1/2 teaspoon black pepper

juice of 1/2 small lime

8 sheets filo pastry

oil or melted butter for brushing on to the pastry

Heat a tablespoon of oil in a frying pan and add the sliced onions and chopped garlic. Fry gently until translucent.

Rip the mushrooms into strips and add to the frying pan.

Season with the cardamom, salt and pepper.

Cover and cook slowly, stirring from time to time, until the mushrooms are cooked. Let cool for 10 minutes.

Lay out a sheet of pastry and brush with oil or butter. Fold the top third lengthways over and brush this with fat. Fold the bottom third over and brush with fat. Turn the whole piece over so that the unbrushed third is uppermost.

Add a spoonful or two of the mushroom mix as below and fold the pastry first diagonally and then vertically until the filling is within a neat parcel.

Place all the parcels on a baking sheet and bake for 15-20 minutes in a medium hot oven. 130 C in a fan oven, so around 140 C in a conventional oven.

I served mine with Steamed Broccoli and Cabbage with Whole Spices – recipe to follow – and a Tomato and Coriander Salad.

Creole Style Sweet Potato Soup

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This recipe came about with wanting to use up half a can of coconut cream and half a sweet potato that were lurking in the fridge, the resulting soup is so delicious that I have been making it ever since.

For 4 portions

750 ml light stock – either vegetable or chicken

500 grams sweet potato – peeled and cut into small cubes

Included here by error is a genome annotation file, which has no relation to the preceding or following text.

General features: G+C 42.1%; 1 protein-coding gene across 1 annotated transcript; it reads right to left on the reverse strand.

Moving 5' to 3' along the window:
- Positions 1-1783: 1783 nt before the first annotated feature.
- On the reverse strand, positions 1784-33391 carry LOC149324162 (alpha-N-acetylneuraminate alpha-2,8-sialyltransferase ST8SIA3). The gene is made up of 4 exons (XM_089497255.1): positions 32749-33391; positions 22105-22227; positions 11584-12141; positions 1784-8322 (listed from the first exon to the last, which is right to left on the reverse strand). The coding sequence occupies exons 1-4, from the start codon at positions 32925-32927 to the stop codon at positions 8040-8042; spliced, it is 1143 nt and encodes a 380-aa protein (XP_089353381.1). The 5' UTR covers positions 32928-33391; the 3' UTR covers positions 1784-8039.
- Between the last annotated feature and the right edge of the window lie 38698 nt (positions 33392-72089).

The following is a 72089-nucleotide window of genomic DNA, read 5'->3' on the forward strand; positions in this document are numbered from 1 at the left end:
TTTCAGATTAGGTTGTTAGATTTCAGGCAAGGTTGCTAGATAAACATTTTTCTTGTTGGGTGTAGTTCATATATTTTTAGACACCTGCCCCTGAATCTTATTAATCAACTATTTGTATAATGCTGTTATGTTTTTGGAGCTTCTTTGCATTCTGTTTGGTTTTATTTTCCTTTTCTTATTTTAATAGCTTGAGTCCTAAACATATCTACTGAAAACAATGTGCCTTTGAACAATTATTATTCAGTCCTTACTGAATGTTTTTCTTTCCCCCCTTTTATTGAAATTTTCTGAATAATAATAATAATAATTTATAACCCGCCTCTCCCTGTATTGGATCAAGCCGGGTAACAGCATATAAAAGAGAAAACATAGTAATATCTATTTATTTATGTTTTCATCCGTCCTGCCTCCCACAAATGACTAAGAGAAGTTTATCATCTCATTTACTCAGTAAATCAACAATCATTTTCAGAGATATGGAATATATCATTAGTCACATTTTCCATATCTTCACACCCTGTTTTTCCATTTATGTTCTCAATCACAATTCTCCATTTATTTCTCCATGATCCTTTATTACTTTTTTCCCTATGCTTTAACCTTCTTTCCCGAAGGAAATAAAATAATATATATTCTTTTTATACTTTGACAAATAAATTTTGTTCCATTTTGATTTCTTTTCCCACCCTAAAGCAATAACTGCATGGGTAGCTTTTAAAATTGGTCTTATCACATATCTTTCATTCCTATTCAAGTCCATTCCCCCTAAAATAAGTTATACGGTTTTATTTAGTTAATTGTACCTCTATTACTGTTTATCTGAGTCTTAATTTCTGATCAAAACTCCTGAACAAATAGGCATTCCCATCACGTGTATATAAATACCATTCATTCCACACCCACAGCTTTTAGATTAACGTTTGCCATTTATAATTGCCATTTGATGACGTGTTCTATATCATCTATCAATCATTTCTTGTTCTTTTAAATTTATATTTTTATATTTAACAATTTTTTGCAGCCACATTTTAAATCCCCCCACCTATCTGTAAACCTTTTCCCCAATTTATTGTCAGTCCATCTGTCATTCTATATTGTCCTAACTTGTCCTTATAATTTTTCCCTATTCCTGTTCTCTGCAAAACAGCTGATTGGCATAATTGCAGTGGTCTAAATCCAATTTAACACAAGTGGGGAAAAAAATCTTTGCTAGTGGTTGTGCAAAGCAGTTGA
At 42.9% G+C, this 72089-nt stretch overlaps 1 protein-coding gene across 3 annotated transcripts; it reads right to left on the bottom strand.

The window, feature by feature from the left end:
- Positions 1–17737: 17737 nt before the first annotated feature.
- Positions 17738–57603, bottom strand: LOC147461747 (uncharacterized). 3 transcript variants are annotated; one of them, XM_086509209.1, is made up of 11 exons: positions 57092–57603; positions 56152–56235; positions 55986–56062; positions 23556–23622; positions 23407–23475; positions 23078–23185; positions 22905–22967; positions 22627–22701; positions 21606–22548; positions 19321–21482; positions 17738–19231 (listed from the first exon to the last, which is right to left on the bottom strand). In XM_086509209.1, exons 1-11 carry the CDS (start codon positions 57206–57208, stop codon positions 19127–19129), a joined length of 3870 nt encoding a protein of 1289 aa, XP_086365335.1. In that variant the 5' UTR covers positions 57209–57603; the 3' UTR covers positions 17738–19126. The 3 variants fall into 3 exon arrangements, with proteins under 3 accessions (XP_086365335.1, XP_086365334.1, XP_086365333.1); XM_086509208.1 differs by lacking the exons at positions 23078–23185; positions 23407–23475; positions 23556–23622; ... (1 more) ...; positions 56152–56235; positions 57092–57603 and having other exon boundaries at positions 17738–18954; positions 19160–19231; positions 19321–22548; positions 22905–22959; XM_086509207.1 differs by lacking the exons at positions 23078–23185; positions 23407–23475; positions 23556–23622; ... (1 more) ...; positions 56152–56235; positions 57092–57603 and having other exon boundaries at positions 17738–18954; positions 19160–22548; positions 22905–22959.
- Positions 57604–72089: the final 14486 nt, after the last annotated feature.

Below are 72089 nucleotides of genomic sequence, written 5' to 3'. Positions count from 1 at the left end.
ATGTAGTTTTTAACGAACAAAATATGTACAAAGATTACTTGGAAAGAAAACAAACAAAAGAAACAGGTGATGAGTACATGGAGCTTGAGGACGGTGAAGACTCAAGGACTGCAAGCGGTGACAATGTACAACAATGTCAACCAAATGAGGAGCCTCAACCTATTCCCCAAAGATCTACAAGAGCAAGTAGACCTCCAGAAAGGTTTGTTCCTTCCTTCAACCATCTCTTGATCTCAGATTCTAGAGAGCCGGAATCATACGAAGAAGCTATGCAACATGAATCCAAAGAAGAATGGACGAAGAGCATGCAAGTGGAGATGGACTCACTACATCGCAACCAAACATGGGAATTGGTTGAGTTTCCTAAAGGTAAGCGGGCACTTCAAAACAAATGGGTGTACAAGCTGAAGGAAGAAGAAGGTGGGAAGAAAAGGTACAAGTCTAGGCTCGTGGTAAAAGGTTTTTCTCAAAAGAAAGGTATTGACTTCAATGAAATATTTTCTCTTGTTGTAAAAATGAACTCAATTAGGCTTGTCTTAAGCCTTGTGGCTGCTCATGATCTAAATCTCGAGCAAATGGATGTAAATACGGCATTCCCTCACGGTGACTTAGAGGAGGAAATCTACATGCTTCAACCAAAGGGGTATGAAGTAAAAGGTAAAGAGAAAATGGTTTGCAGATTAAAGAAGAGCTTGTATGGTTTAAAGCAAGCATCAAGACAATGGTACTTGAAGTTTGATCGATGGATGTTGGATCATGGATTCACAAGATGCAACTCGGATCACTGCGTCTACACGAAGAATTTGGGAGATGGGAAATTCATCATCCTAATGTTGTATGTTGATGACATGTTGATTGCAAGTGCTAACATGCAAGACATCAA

80 ml coconut cream

1 teaspoon smoked picante paprika/pimenton

1/2 teaspoon coarsly ground black pepper

Juice of 1/2 a small lime

sea salt

Fresh coriander leaves – roughly chopped

Put the sweet potato, a little salt and the stock in a saucepan and bring to the boil. Simmer for about ten minutes until the potato is cooked and soft.

Add the rest of the ingredients and mix well.

Take the pan off the heat and purée the soup with a hand blender until smooth.

Reheat the soup. Check the seasoning adding more salt if necessary.

Serve the soup sprinkled with fresh coriander.

Seaweed Salad & Rice Noodles with Mushrooms

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Of course mixed seaweed is not a foodstuff that one comes across easily, but if you are, like me, culinary curious and happen across a market stall selling various salted and dried seaweeds the mixed salad is a good one to buy to see if you like it. My sister and I bought 250 grams and I forget how much we paid, it seemed pricey at the time, but that amount makes about 16 portions. The seaweed expandes to more than twice the size when you soak it. Of course it makes a perfect salad to accompany fish.

For 2 portions

60 grams dried seaweed salad – soaked overnight in plenty of cold water

Cucumber – peeled and cut into julienne

6 radishes – sliced

few sprigs of fresh purple basil

1 tablespoon sesame oil

juice of half a lime

Drain the water from the seaweed and rinse the seaweed in more water. Drain and add to the salad bowl together with the rest of the ingredients. Mix well.

RICE NOODLES WITH MUSHROOMS

For 2 portions

50 grams rice noodles – soak for at least an hour in cold water

1 clove garlic

2 cm square piece of fresh ginger – finely chopped

1 tablespoon peanut oil

6 shiitake mushrooms – sliced

6 oyster mushrooms – sliced

1 tablespoon mushroom sauce

1 tablespoon fish sauce – Nam Pla

Drain the noodles from their soaking water, put back into the container and pour boiling water over them.

In a wok, fry the ginger and garlic in the peanut oil for a couple of minutes, then add the mushrooms. Fry for a few minutes to cook the mushrooms.

Drain the noodles and add to the mushrooms. Mix well then season with the mushroom and fish sauce and mix again.
Vegans may want to omit the fish sauce, in which case add some salt to the dish.

If you are serving the noodles with the Sea Bass in Coconut Sauce, then you can add a spoon or two of the sauce to the noodles to moisten them.

Malaysian Steamed Fish

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Sea bass cooked in coconut milk flavoured with ginger, garlic, chilli and tamarind. To accompany the fish I made Rice Noodle with Mushrooms and a Seaweed Salad, I’ll post those recipes to follow.